The Positive Stress ‘Eustress’ Helps You Grow

If the concept of positive stress is unfamiliar to you, you are not alone. Most of us associate all stress with negative events.

According to Dr. Michael Genovese, a clinical psychiatrist, we rarely think of stress as a positive thing, yet eustress is just that – happy stress. “Exciting or stressful events cause a chemical response in the body,” he explained.


Causes of Eustress

Eustress is typically caused by nerves, which might be triggered by a fun challenge. According to Genovese, this is significant since our well-being can decline without eustress. “Eustress helps us stay motivated, work toward goals, and feel good about life,” he added.

What is Distress

Distress and eustress are opposites on either extreme of the continuum. Distress, as opposed to eustress, might make you feel overwhelmed since your resources (physically, cognitively, and emotionally) are insufficient to fulfill the demands you’re confronting.

According to Casey Lee, MA, a licensed professional counselor, this type of negative stress can cause anxiety, despair, and a decline in performance.

What Distinguishes Eustress as ‘good stress’

Working and living outside our comfort zones is beneficial. Stress can become negative when we are overloaded. That is why eustress is such a vital component of our total health.

“Eustress produces positive feelings of excitement, fulfillment, meaning, satisfaction, and well-being,” Lee said. He explains that eustress is beneficial since it makes you feel confident, adequate, and energized because of the stressor’s challenge.

According to psychologist Dr. Kara Fasone, eustress is about appropriately challenging oneself without exhausting all of your energies. This form of stress allows you to develop in three ways:

  • Emotionally

    , eustress can provide pleasant emotions such as contentment, inspiration, motivation, and flow

  • Psychologically

    , eustress aids in the development of self-efficacy, autonomy, and resilience

  • Physically

    , eustress aids in the development of our bodies (e.g., through completing a challenging workout)

  • Some Examples of Eustress

    Eustress can be found in all aspects of your life. Possibilities for constructive stress abound, from professional and interpersonal relationships to home and family relationships.

    Fasone explains how eustress may manifest in your life:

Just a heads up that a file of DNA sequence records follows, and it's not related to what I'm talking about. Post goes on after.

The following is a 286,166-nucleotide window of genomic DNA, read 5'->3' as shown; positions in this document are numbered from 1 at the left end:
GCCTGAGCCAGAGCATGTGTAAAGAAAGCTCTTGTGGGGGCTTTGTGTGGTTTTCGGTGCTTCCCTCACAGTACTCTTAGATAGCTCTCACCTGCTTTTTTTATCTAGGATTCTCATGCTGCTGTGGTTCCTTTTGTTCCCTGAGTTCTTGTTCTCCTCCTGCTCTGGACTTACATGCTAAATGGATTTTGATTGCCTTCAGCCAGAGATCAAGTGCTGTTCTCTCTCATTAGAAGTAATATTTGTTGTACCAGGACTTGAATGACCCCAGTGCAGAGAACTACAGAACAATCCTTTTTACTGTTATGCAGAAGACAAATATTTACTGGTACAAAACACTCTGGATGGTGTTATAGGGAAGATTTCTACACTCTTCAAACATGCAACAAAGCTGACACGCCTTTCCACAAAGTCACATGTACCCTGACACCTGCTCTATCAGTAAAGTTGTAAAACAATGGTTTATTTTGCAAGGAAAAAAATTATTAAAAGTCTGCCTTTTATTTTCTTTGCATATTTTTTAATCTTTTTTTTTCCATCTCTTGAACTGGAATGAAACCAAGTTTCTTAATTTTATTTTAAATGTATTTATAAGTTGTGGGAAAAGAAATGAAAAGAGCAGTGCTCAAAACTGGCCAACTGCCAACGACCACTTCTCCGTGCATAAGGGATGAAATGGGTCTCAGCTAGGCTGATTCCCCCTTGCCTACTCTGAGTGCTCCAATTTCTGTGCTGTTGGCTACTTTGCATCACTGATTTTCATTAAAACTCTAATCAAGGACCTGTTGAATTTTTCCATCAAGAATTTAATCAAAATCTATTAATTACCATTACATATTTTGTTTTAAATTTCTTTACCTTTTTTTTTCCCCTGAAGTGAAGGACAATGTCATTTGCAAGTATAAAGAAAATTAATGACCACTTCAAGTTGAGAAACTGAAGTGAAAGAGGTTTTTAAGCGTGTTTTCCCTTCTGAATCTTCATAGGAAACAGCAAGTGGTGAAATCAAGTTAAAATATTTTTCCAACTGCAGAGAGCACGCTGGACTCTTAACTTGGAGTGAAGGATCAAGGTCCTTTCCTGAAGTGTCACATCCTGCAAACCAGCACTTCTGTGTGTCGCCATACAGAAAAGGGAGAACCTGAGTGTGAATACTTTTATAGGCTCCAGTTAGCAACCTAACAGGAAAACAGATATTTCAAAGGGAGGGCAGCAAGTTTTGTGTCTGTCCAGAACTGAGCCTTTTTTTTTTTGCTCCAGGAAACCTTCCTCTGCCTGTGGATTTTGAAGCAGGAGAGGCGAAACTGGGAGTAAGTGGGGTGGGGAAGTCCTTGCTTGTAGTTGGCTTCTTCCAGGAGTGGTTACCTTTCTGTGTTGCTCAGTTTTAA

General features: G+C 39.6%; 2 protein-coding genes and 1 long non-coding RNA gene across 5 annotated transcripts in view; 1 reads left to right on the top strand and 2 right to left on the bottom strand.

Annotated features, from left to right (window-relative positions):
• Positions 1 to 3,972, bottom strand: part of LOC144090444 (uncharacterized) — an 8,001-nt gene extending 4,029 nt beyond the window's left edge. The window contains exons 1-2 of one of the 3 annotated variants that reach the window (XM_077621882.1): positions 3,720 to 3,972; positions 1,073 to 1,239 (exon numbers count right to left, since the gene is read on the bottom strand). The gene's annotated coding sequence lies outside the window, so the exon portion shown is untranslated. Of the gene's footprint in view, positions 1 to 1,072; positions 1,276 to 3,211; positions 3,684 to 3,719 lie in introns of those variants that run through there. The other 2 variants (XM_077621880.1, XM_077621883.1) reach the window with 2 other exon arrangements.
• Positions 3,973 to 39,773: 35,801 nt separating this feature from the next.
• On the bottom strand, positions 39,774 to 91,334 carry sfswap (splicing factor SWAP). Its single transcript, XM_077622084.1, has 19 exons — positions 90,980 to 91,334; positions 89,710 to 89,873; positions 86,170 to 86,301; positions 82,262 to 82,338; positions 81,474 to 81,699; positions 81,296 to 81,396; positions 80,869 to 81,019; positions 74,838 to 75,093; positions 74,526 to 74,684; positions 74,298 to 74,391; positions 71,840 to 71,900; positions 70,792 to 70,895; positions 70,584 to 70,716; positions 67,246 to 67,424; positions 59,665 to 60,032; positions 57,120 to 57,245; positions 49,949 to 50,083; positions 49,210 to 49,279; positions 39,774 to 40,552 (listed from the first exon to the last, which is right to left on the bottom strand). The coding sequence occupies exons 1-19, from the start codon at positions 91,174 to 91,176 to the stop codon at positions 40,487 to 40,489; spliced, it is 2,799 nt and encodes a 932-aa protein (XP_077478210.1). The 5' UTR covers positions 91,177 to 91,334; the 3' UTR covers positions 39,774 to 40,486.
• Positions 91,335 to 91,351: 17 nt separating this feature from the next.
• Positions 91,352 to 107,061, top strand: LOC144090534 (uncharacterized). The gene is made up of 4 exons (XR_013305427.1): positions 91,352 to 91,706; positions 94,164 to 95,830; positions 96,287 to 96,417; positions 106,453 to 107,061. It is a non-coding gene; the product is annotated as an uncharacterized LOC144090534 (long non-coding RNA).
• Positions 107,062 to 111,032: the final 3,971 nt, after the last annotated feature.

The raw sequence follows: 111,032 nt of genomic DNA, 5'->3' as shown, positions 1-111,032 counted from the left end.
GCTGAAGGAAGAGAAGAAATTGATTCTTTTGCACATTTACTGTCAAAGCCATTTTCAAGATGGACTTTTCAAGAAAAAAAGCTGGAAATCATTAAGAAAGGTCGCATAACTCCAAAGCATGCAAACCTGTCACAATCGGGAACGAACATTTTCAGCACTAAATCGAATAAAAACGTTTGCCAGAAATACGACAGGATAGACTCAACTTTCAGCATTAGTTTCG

Eustress at Workplace

    Taking on a new project that pushes you to harness current talents (which may be quite stimulating) and forces you to develop existing skills or learn new ones is an example of eustress at work.

    Work-related undertakings will only stimulate eustress if they are both difficult and practical. If you are juggling multiple tasks (an unsustainable workload) or working with a toxic team culture, you’re more likely to suffer anxiety and the unpleasant effects that come with it.

    Pursuing Personal Interests Can Lead to Eustress

    Another example of eustress is setting challenging goals based on your interests or passions. We have a natural propensity to learn as humans. Learning new things might be difficult. And gaining knowledge in a field does not occur in a straight line.

    There is always a learning stage where you are completely inept. However, you are learning from your mistakes. You are inspired to keep learning and developing as you start to recognize tiny victories and build self-efficacy.

    Eustress and Travel

    Traveling is inherently stressful, especially when visiting a foreign country with a different language and culture.

    At the same time, you are immersing yourself in a new and exciting environment, with new foods to try, new locations to visit, and an entire culture to discover.

    Traveling, while difficult, is a good eye-opening experience for many people.

    Eustress and physical conditioning

    Physically, eustress is demonstrated by physically taxing your body (e.g., lifting weights) to promote growth (in this case, strength, stamina, and muscle growth).

    You could be grooving out to your tunes and fully zoned out in the gym or on a jogging trail. Because you are caught up in the moment, you may not even notice how demanding the work has become.

    How can you Incorporate More Positive Stress into Your Life

    You probably already incorporate positive stress into your life. But, if you are seeking methods to incorporate eustress into your daily routine, Fasone has a few suggestions:

  • Every day, whether big or small, learn something new
  • Experiment with working outside of your comfort zone. This could be simply taking on a new duty or learning a new ability
  • Exercise, exercise, and more exercise
  • Learn how to develop difficult and realistic personal and professional objectives
  • Keep track of your progress to hold yourself accountable.
  • Productive Positive Stress

    Positive or negative stress is a common aspect of life. We may not be able to manage some of the negative stress we face, but we may look for methods to incorporate more eustress into our lives.

    Source: Medindia

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